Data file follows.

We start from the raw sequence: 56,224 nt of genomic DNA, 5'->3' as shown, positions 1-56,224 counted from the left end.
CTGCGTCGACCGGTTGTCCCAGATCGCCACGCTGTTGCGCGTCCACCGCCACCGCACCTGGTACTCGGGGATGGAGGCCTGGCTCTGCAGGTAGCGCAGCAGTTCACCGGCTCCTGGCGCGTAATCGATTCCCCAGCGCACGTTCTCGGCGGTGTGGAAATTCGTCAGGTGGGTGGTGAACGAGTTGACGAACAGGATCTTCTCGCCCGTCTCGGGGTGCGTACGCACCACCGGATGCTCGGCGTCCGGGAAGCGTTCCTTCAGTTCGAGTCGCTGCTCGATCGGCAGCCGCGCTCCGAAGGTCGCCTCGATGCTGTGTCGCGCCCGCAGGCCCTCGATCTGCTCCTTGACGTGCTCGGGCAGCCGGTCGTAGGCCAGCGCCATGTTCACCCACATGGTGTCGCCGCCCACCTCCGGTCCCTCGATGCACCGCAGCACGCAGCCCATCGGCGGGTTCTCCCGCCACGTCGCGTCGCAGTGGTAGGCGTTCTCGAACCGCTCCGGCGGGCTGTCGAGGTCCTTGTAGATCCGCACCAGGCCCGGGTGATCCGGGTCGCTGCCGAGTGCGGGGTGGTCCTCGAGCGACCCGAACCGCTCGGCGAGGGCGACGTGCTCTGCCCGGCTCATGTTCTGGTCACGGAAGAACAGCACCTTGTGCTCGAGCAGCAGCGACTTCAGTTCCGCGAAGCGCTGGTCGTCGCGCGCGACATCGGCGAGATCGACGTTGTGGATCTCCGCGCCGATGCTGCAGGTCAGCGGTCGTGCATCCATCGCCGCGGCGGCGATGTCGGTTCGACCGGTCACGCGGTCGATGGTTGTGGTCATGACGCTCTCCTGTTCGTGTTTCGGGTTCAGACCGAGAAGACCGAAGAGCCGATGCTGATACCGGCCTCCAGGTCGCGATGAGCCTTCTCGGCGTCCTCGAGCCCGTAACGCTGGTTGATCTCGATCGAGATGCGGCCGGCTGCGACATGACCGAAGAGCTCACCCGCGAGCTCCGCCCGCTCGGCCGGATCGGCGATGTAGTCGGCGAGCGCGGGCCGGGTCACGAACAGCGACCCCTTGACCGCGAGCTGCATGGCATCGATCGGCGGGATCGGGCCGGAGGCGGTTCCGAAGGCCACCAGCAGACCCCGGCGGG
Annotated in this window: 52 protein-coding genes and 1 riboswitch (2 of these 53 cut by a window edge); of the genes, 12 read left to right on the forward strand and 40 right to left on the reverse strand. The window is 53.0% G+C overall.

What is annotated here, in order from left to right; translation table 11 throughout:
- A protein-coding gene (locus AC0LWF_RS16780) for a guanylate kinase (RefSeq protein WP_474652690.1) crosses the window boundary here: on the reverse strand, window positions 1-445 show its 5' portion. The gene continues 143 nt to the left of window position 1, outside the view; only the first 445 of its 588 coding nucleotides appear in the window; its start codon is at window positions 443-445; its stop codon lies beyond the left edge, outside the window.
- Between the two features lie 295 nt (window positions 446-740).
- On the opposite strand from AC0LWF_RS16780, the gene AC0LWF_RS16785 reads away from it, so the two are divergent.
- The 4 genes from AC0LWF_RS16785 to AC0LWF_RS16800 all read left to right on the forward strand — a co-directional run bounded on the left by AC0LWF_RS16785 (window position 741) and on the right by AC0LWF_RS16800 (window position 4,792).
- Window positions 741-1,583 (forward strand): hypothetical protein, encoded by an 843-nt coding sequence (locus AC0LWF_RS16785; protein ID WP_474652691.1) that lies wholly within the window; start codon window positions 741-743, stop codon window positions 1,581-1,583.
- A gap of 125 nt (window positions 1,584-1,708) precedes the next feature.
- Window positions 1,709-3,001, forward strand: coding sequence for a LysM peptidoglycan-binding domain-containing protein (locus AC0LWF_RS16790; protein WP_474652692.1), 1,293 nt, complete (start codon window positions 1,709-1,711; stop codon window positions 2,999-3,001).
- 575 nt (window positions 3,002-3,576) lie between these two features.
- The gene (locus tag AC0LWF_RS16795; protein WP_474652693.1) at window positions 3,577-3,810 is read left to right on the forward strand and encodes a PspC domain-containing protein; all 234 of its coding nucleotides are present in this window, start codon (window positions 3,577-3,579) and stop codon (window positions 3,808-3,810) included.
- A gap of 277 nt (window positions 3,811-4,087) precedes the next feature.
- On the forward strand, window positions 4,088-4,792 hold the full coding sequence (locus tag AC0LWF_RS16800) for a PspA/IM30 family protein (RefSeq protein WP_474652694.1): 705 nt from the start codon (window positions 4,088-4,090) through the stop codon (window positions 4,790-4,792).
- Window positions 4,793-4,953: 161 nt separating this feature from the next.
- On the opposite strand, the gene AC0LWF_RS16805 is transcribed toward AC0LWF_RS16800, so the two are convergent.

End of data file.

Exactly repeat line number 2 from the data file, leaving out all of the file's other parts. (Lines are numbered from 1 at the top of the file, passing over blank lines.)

CTGCGTCGACCGGTTGTCCCAGATCGCCACGCTGTTGCGCGTCCACCGCCACCGCACCTGGTACTCGGGGATGGAGGCCTGGCTCTGCAGGTAGCGCAGCAGTTCACCGGCTCCTGGCGCGTAATCGATTCCCCAGCGCACGTTCTCGGCGGTGTGGAAATTCGTCAGGTGGGTGGTGAACGAGTTGACGAACAGGATCTTCTCGCCCGTCTCGGGGTGCGTACGCACCACCGGATGCTCGGCGTCCGGGAAGCGTTCCTTCAGTTCGAGTCGCTGCTCGATCGGCAGCCGCGCTCCGAAGGTCGCCTCGATGCTGTGTCGCGCCCGCAGGCCCTCGATCTGCTCCTTGACGTGCTCGGGCAGCCGGTCGTAGGCCAGCGCCATGTTCACCCACATGGTGTCGCCGCCCACCTCCGGTCCCTCGATGCACCGCAGCACGCAGCCCATCGGCGGGTTCTCCCGCCACGTCGCGTCGCAGTGGTAGGCGTTCTCGAACCGCTCCGGCGGGCTGTCGAGGTCCTTGTAGATCCGCACCAGGCCCGGGTGATCCGGGTCGCTGCCGAGTGCGGGGTGGTCCTCGAGCGACCCGAACCGCTCGGCGAGGGCGACGTGCTCTGCCCGGCTCATGTTCTGGTCACGGAAGAACAGCACCTTGTGCTCGAGCAGCAGCGACTTCAGTTCCGCGAAGCGCTGGTCGTCGCGCGCGACATCGGCGAGATCGACGTTGTGGATCTCCGCGCCGATGCTGCAGGTCAGCGGTCGTGCATCCATCGCCGCGGCGGCGATGTCGGTTCGACCGGTCACGCGGTCGATGGTTGTGGTCATGACGCTCTCCTGTTCGTGTTTCGGGTTCAGACCGAGAAGACCGAAGAGCCGATGCTGATACCGGCCTCCAGGTCGCGATGAGCCTTCTCGGCGTCCTCGAGCCCGTAACGCTGGTTGATCTCGATCGAGATGCGGCCGGCTGCGACATGACCGAAGAGCTCACCCGCGAGCTCCGCCCGCTCGGCCGGATCGGCGATGTAGTCGGCGAGCGCGGGCCGGGTCACGAACAGCGACCCCTTGACCGCGAGCTGCATGGCATCGATCGGCGGGATCGGGCCGGAGGCGGTTCCGAAGGCCACCAGCAGACCCCGGCGGG